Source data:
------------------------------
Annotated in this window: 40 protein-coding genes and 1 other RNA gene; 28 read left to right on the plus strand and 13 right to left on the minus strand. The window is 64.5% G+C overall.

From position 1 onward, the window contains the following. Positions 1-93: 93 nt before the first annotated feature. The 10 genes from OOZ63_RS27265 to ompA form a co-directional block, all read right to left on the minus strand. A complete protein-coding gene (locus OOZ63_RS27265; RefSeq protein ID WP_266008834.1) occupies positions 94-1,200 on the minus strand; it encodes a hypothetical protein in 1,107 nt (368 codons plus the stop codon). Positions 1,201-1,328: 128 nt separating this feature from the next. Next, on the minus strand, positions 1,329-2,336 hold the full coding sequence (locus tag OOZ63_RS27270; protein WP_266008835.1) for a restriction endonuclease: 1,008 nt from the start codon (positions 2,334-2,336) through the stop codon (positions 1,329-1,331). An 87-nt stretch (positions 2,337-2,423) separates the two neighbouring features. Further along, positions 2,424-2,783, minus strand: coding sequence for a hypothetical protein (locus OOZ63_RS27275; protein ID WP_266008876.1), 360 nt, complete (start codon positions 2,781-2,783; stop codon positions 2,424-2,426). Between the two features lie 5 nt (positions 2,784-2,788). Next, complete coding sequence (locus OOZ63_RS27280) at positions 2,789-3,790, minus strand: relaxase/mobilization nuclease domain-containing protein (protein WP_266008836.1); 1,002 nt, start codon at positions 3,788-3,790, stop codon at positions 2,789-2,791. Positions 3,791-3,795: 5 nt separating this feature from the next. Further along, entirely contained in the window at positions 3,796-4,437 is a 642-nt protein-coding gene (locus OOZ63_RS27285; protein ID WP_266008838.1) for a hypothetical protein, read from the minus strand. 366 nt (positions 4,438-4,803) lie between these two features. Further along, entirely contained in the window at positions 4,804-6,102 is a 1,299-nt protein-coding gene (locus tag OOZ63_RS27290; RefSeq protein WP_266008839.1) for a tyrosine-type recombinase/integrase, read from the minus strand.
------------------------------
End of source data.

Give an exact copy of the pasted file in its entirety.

Annotated in this window: 40 protein-coding genes and 1 other RNA gene; 28 read left to right on the plus strand and 13 right to left on the minus strand. The window is 64.5% G+C overall.

From position 1 onward, the window contains the following. Positions 1-93: 93 nt before the first annotated feature. The 10 genes from OOZ63_RS27265 to ompA form a co-directional block, all read right to left on the minus strand. A complete protein-coding gene (locus OOZ63_RS27265; RefSeq protein ID WP_266008834.1) occupies positions 94-1,200 on the minus strand; it encodes a hypothetical protein in 1,107 nt (368 codons plus the stop codon). Positions 1,201-1,328: 128 nt separating this feature from the next. Next, on the minus strand, positions 1,329-2,336 hold the full coding sequence (locus tag OOZ63_RS27270; protein WP_266008835.1) for a restriction endonuclease: 1,008 nt from the start codon (positions 2,334-2,336) through the stop codon (positions 1,329-1,331). An 87-nt stretch (positions 2,337-2,423) separates the two neighbouring features. Further along, positions 2,424-2,783, minus strand: coding sequence for a hypothetical protein (locus OOZ63_RS27275; protein ID WP_266008876.1), 360 nt, complete (start codon positions 2,781-2,783; stop codon positions 2,424-2,426). Between the two features lie 5 nt (positions 2,784-2,788). Next, complete coding sequence (locus OOZ63_RS27280) at positions 2,789-3,790, minus strand: relaxase/mobilization nuclease domain-containing protein (protein WP_266008836.1); 1,002 nt, start codon at positions 3,788-3,790, stop codon at positions 2,789-2,791. Positions 3,791-3,795: 5 nt separating this feature from the next. Further along, entirely contained in the window at positions 3,796-4,437 is a 642-nt protein-coding gene (locus OOZ63_RS27285; protein ID WP_266008838.1) for a hypothetical protein, read from the minus strand. 366 nt (positions 4,438-4,803) lie between these two features. Further along, entirely contained in the window at positions 4,804-6,102 is a 1,299-nt protein-coding gene (locus tag OOZ63_RS27290; RefSeq protein WP_266008839.1) for a tyrosine-type recombinase/integrase, read from the minus strand.